Marc-Antoine Charpentier. Tireless professional. Jean-Philippe Rameau. Restless innovator. Two composers separated by little more than half a century. And a groundswell of change.
Working at the outer edges of a fashionable social circle that spiralled more and more tightly towards the king, the two seasoned composers found ready employment in the salons of affluent Parisians. All was not as either ideally wished at first. Charpentier, maître de musique to a worldly, deeply devout duchess. Rameau, resident maestro to a well-connected bourgeois financier. Each experienced, for all their distinctive brilliance, decidedly limited influence at court until essentially the close of their careers. The Byzantine system of royal patronage that flourished during the reign of Le Roi Soleil and his grandson, Louis XV, was slow to recognize and reward those deemed interlopers. Add the changeable winds of artistic fashion plus the oddly personal antagonism of cultural gatekeepers on the order of Jean-Baptiste Lully and Jean-Jacques Rousseau and Charpentier and Rameau were guaranteed a precipitous climb up the slippery gilded slopes of the French Baroque.
Spotlighting a pair of sparkling, one-act opéra-ballets, each conceived at opposite ends of a remarkable age of genius, Canada’s internationally acclaimed ambassador of early music theatre, Opera Atelier, floods the Elgin Theatre with wonder, the company’s new production of Actéon and Pygmalion as affecting as it is elegant. Charpentier and Rameau are glowingly celebrated.
The first offering on the program, Charpentier’s intricate setting of the antique Ovidian account of Actéon, the intemperate hunter struck down by the gods for spying on Diana as she bathes, strikes a decidedly moral note. Likely written as a cautionary tale for Louis XIV’s eldest son, the Dauphin in 1684 — the exact details of composition and debut performance are largely a matter of speculation — Actéon is pure allegory in action. Metaphors are rendered conspicuously palpable.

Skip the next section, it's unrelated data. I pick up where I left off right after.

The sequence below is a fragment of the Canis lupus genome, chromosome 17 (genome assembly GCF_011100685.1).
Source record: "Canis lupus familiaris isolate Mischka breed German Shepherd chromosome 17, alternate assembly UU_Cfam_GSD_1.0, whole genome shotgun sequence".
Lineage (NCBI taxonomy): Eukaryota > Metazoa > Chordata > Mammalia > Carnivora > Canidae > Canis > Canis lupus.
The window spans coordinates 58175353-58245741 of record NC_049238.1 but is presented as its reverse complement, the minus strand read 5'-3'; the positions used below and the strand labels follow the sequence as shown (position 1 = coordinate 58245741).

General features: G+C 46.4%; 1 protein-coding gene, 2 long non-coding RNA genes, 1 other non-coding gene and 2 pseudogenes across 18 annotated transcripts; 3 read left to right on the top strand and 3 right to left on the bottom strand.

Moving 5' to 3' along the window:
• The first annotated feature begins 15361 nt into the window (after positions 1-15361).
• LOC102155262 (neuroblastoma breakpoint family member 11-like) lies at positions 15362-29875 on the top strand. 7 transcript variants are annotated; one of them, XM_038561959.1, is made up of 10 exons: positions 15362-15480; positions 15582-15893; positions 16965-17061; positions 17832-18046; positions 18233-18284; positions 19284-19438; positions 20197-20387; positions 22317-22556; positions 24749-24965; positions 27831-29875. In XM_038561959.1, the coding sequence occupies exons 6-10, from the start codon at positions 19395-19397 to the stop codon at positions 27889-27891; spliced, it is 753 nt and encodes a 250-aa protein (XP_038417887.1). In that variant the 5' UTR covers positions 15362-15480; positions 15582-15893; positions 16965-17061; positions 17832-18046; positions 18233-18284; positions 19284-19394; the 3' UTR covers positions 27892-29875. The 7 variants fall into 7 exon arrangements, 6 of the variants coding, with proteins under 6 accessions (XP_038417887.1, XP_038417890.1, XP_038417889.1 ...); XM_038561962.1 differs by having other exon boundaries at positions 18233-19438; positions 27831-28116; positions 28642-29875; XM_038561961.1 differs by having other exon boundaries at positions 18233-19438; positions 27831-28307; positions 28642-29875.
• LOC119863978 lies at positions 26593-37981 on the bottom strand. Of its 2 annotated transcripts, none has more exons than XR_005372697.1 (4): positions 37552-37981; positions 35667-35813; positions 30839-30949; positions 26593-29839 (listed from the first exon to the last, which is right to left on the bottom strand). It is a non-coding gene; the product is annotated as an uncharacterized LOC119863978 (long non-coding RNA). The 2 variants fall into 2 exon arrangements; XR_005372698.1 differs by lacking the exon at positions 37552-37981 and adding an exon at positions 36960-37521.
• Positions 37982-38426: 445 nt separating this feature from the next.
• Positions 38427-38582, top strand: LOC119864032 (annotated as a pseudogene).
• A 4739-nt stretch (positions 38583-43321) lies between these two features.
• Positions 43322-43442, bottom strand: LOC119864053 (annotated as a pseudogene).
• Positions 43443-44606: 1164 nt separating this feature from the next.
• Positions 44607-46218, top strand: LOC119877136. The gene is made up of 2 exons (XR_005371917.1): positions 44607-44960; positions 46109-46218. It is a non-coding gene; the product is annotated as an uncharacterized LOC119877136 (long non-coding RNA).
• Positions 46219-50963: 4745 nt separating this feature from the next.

Goddess and nymphs beguile. The hunter draws closer. He stumbles. The intruder is discovered. Magically transformed into a stag, Actéon bounds away in terror. Slathering hounds off stage fell their former master, tearing at his flesh. Predator becomes prey. The perils of lasciviousness are made abundantly clear.
Drawing as much on movement as music, pose and expression as plot, director Marshall Pynkoski details Charpentier’s graphic fable with great style and finesse. Choreographer Jeanette Lajeunesse Zingg floats her dancers on a steady stream of melody, grace personified, tender, swirling, charming. Set designer Gerard Gauci’s striking painted drops rise and fall, nature abstracted — a forest of the imagination. Imagery and costumes, all linen and toile and leather, are stunning. Actéon entrances.
Appearing in the title role, tenor Colin Ainsworth channels the spirits of haut-contres past in a glorious demonstration of sheer, unadorned Francophone virtuosity, seizing command early in the proceedings with an irresistible rendition of Actéon’s irrepressible ariette, Liberté, mon coeur, liberté.
Soprano Mireille Asselin is an assertive, no-nonsense Diana, goddess of the hunt, a lustrous Meghan Lindsay stealing our hearts as her love-weary attendant, Aréthuze. Allyson McHardy is Junon, a darkly vengeful dea ex machina.
Soloist Edward Tracz dances a dazzling Actéon-cum-stag ablaze with grands jetés.
An updated presentation of an original instrumental work by folk-baroque violinist Edwin Huizinga, recently commissioned by Opera Atelier, raises the curtain on the second half of the bill. First performed in Toronto in semi-staged concert form at the Royal Ontario Museum last February, Inception, a haunting conversation between musician and dancer/choreographer, Tyler Gledhill, assumes almost spiritual proportions in this, its most recent incarnation. A wispy plaintive appeal summons winged Eros, melody morphing into pulsing Celtic-flavoured chords. Yearning segues to passion, passion to devotion as Eros weaves his spell. The power of this compact little intermezzo is electrifying. Huizinga and Gledhill soar, movingly bridging from the intimacy of the moment to the exhilaration and sweeping physicality of the final Rameau piece to follow.